Finding an infant with a congenital heart lesion is always an interesting event in a children's clinic. The presence of a dissociation between the upper and lower chambers of the heart makes it doubly so, especially when this is accompanied by tachycardia and apparent arrhythmia, as any derangement in the youthful conducting system is rare in comparison with that of the adult heart with its past possibilities and tendency to scleroses and degenerations.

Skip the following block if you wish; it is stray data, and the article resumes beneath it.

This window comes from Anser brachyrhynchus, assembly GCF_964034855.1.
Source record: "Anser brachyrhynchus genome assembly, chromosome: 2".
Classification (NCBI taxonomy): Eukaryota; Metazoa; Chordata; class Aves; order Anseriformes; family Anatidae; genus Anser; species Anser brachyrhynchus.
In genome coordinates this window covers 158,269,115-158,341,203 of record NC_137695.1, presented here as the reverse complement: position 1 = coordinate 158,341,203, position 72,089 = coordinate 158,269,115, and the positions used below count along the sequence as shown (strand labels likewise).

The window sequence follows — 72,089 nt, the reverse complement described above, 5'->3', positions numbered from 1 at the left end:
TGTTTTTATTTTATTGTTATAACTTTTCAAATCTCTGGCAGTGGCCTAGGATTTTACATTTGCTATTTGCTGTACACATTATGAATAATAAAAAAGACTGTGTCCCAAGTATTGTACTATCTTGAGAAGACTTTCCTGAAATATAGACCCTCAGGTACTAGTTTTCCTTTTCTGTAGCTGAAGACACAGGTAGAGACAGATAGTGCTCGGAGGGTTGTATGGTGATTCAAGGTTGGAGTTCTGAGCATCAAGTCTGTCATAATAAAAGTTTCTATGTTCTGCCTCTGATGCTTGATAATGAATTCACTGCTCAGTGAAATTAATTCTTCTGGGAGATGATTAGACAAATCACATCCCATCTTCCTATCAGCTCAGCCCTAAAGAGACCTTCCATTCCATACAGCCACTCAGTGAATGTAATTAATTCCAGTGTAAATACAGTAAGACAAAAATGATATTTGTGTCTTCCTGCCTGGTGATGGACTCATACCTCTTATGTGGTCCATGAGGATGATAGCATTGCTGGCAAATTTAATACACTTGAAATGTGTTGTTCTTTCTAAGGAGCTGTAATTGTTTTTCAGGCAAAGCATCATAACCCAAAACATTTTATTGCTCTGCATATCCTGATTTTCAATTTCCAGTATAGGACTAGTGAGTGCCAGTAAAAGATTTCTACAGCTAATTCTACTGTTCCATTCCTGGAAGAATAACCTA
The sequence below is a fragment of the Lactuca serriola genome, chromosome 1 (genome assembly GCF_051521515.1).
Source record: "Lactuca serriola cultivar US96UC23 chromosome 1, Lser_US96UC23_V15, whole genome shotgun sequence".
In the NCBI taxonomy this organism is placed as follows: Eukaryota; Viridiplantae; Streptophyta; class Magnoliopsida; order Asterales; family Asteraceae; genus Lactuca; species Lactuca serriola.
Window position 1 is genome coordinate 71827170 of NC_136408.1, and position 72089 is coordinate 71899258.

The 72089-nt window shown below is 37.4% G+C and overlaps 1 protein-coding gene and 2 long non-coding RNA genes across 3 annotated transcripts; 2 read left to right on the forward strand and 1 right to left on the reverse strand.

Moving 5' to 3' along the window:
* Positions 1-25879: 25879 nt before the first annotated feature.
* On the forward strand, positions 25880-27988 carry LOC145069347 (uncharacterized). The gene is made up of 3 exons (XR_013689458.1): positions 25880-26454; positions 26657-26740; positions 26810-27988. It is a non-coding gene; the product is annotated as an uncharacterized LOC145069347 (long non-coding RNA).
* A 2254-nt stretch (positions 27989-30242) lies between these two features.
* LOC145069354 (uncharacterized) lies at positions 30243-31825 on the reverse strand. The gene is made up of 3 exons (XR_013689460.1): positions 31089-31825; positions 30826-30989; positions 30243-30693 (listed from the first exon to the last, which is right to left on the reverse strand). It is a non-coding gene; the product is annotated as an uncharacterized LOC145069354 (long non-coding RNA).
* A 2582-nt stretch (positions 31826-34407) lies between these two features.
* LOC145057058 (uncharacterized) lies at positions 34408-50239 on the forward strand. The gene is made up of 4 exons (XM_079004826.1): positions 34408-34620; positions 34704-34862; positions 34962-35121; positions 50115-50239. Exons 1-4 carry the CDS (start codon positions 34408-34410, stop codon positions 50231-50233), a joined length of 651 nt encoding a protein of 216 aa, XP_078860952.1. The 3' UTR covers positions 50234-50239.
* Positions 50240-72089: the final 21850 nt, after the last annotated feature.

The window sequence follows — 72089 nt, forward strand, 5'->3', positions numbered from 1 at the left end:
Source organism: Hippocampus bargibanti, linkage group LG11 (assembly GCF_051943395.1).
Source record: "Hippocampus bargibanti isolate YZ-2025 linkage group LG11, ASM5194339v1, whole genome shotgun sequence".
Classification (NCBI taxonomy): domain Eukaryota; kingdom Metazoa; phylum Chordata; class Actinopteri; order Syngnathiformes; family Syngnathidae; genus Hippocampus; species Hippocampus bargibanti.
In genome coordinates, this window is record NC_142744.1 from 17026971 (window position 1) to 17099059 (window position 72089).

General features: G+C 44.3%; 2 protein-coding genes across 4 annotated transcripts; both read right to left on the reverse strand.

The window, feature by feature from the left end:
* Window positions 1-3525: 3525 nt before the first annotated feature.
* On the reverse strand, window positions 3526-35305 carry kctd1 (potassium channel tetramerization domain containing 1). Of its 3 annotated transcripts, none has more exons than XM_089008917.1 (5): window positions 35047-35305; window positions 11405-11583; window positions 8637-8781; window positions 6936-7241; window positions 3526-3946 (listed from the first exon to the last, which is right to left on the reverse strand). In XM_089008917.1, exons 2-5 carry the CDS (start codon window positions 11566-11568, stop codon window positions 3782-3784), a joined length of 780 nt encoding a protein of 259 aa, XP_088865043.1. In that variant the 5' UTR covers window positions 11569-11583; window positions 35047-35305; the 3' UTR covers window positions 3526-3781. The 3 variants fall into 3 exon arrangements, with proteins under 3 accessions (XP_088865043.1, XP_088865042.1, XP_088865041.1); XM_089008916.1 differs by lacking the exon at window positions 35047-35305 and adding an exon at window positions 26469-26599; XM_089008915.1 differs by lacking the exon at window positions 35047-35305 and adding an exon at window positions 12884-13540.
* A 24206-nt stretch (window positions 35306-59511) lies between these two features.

Up to the time this paper was written (June, 1928), twenty-one graphically proved cases of congenital heart block have been reported in the literature. These are represented in the accompanying table under their most prominent features which show some resemblance in the age of the patients, the clinical diagnosis of ventricular septal defect, the bradycardia, the usual lack of symptoms and the frequency of the change in the grade of block present.
A congenital defect in the
NICOLSON G, SHULMAN HI, GREEN DL. CONGENITAL HEART BLOCK: WITH REPORT OF A CASE. Am J Dis Child. 1929;37(3):580–590. doi:10.1001/archpedi.1929.01930030122013
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